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Activism in their DNA: a conversation among the descendants of Monticello’s enslaved community

Speakers joined together to discuss art, ancestry and activism in Monticello Black History Month event

Historian Andrew M. Davenport, artist Jabari C. Jefferson and activist Myra Anderson joined Monticello’s Getting Word African American Oral History Project on Saturday for a discussion on their shared mission to build a more racially and socially just world. The speakers are connected through their ancestors, and all were descended from Monticello’s enslaved families. They shared their experiences learning about their roots, their current activist work, and answered questions from the audience.

Leslie Bowman, president of the Thomas Jefferson Foundation at Monticello, introduced the event — aptly titled “Young Voices Rising” — calling Monticello “the epicenter for conversations about freedom and enslavement, equality and inequality, justice and injustice.”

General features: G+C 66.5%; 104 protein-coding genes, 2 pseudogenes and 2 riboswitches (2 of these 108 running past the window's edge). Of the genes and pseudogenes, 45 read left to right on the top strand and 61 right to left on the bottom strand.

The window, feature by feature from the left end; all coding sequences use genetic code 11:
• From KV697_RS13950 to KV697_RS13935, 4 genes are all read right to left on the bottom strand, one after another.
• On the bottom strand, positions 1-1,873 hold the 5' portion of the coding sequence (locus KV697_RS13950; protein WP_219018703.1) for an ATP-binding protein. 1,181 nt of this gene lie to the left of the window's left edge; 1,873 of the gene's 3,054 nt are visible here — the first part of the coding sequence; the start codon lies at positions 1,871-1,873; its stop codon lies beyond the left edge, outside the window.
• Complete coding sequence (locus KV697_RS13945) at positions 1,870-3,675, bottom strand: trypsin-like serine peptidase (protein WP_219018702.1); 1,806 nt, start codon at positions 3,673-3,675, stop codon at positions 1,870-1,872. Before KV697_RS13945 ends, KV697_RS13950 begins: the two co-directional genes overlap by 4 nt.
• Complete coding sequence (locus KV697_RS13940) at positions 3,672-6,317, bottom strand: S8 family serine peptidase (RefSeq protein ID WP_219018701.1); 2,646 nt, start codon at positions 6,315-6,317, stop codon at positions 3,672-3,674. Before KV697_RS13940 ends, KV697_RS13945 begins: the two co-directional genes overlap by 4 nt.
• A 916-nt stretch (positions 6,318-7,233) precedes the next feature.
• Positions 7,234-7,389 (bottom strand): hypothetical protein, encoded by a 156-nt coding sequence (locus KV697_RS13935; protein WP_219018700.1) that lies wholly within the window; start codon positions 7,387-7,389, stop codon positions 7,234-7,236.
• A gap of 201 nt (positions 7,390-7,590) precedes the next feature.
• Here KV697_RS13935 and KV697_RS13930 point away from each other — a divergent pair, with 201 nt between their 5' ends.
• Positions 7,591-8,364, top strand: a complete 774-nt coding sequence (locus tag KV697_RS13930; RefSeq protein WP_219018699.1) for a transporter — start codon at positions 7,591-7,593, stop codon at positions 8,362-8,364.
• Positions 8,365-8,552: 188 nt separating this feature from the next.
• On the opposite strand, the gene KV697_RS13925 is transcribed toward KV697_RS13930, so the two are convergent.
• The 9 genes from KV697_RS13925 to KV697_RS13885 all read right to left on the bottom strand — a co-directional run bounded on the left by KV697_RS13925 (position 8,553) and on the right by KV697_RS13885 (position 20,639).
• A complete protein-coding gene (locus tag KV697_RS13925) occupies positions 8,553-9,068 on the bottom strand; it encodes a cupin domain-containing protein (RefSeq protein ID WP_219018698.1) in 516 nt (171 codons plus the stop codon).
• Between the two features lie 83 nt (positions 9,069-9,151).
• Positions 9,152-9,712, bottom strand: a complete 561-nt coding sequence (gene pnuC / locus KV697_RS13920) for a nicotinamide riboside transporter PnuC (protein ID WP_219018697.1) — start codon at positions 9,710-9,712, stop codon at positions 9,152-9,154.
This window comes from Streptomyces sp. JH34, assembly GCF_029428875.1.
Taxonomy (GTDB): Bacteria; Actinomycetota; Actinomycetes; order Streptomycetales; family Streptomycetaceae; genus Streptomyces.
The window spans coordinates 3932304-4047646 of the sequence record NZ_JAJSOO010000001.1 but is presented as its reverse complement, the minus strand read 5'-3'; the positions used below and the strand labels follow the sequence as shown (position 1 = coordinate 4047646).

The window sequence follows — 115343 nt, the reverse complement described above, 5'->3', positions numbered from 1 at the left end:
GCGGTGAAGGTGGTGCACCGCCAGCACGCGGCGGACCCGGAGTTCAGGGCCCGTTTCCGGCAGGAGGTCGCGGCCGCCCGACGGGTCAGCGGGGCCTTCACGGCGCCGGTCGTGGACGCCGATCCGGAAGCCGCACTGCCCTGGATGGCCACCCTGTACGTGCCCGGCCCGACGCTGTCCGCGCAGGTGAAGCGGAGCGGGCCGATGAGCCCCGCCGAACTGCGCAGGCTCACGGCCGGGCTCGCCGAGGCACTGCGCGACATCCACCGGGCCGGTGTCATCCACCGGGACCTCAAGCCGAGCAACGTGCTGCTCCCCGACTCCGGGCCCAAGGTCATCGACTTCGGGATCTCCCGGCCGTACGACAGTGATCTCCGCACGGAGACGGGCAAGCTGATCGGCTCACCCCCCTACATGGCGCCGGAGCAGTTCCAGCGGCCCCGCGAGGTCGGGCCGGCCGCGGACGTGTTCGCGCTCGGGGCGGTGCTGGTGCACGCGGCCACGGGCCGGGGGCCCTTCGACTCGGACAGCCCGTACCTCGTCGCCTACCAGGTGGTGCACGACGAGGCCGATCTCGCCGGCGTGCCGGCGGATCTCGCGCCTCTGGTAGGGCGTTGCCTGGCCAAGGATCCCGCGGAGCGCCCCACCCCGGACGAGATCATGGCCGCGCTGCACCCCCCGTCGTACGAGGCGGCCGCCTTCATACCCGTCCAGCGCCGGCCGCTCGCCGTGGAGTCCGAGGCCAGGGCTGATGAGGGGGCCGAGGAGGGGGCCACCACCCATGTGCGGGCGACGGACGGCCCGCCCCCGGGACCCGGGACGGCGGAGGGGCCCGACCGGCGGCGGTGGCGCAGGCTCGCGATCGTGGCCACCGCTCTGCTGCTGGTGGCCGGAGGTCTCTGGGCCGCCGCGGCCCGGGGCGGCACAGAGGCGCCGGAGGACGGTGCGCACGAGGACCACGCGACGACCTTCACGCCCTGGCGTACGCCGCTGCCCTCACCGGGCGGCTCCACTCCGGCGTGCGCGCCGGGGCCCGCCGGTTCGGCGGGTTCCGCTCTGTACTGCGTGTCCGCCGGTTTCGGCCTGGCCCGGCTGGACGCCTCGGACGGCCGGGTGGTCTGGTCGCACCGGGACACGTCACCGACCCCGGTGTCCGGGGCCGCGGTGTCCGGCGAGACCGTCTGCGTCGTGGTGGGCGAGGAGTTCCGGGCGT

With participation from over 200 descendants, Monticello’s Getting Word Project seeks to “explore the resilience exemplified by the enslaved community and their descendants” as well as preserve their histories. The project started in 1993, and over 100 interviews have been conducted with descendants of enslaved Monticello families. 

The three speakers represent a new generation of activists who are passionate about the arts and politics, active in their communities and who share a commitment to racial and social justice.

Davenport, a current doctoral student in U.S. History at Georgetown University and descendant of the enslaved Hemings and Hubbard families, moderated the event. 

Conducting research and working with the Getting Word project has taught Davenport “how writing and interpreting African American history is the work of many hands.”